Man who got MacGowan to write ‘Fairytale of New York’ has died

Frank Murray managed The Pogues, Thin Lizzy, The Frames, Elton John and The Specials

 

Frank Murray, who managed the Pogues for many years, has died of a suspected heart attack at the age of 66.

He always claimed it was his suggestion that the band write a Christmas song – which they did with Fairytale of New York – and that he was responsible for getting singer Kirsty McColl to duet on it with Shane McGowan.

Spider Stacy from the Pogues described Murray as “a total Dubliner who was an old school 1970s rocker”.

He had had heart surgery some years ago but was reported to be in good health. He died in Dublin on December 22nd.

Murray first worked in the music industry with Thin Lizzy in the 1970s. He quickly became their trusted tour manager as the band broke through internationally and he developed a close rapport with Phil Lynott.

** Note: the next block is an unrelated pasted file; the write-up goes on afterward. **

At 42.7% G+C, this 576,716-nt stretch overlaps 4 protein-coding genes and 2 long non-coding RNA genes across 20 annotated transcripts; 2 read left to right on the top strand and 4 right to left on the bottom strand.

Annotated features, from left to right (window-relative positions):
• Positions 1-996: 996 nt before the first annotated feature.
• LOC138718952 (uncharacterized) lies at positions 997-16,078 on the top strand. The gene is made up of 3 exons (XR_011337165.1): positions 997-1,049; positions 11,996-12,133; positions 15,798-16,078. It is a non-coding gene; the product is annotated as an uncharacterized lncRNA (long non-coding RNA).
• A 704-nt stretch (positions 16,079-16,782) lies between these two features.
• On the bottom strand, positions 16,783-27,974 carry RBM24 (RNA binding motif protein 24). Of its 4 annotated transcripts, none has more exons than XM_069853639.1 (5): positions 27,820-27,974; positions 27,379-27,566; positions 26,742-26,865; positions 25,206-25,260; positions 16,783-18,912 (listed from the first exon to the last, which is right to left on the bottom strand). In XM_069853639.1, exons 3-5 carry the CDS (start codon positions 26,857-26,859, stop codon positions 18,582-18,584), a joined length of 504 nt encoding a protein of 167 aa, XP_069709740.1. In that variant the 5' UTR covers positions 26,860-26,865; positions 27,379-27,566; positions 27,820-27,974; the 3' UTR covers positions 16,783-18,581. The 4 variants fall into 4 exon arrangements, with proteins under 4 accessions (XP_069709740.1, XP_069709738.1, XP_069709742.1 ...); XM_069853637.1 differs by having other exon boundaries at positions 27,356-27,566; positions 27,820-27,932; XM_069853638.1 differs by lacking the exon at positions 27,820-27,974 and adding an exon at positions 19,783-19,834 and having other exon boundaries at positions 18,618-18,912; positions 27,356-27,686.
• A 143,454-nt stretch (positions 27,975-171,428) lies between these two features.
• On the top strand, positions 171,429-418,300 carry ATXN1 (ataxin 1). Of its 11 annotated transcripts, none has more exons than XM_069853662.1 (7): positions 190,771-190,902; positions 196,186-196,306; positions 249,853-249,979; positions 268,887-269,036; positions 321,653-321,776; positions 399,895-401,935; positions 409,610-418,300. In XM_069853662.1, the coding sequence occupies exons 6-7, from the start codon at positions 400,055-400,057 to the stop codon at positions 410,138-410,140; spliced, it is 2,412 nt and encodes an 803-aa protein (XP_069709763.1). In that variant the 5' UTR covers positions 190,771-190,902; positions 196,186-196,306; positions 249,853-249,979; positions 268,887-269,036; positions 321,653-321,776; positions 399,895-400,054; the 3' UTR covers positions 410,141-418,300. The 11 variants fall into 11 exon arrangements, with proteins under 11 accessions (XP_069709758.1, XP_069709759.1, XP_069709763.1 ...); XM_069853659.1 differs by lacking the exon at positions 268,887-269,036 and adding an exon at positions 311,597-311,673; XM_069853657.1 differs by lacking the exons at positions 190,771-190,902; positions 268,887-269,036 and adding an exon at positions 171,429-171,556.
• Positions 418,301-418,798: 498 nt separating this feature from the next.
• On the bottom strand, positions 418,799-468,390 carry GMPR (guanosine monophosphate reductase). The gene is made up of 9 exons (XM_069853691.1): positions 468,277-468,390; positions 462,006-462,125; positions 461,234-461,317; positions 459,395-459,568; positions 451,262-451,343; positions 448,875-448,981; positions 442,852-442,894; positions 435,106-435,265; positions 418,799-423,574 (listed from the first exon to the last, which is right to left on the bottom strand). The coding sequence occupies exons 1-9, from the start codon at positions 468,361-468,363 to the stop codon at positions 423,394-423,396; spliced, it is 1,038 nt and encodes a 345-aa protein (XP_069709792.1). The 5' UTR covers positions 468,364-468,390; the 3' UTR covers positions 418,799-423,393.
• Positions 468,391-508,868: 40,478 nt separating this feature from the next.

Crucial to The Pogues’ success

He went on to work with, and manage, leading music figures such as Elton John and The Specials. His years managing The Pogues, though, were special to him. He first saw the band play at the Hope and Anchor in London in the mid-1980s on the urging of Dublin musician Phil Chevron (who would himself join the band as guitarist later).

When The Pogues were recording their 1988 album, If I Should Fall from Grace with God, Murray brought a copy of The Band’s seasonal single, Christmas Must Be Tonight, and suggested The Pogues do a cover version of it. When they dismissed the idea, Murray challenged McGowan to write a better Christmas song than The Band’s one. The resulting Fairytale of New York is regularly voted the best Christmas song of all time.

According to Stacy, Murray was crucial to The Pogues’ success. “Being Irish, he totally understood what the band was about and he really got the importance of the band in regard to Ireland and what Shane was doing with Irish music.”

After his time with The Pogues, Murray managed Dublin band The Frames. In the latter part of his career, he spent a lot of time in the US working on theatre and film projects.

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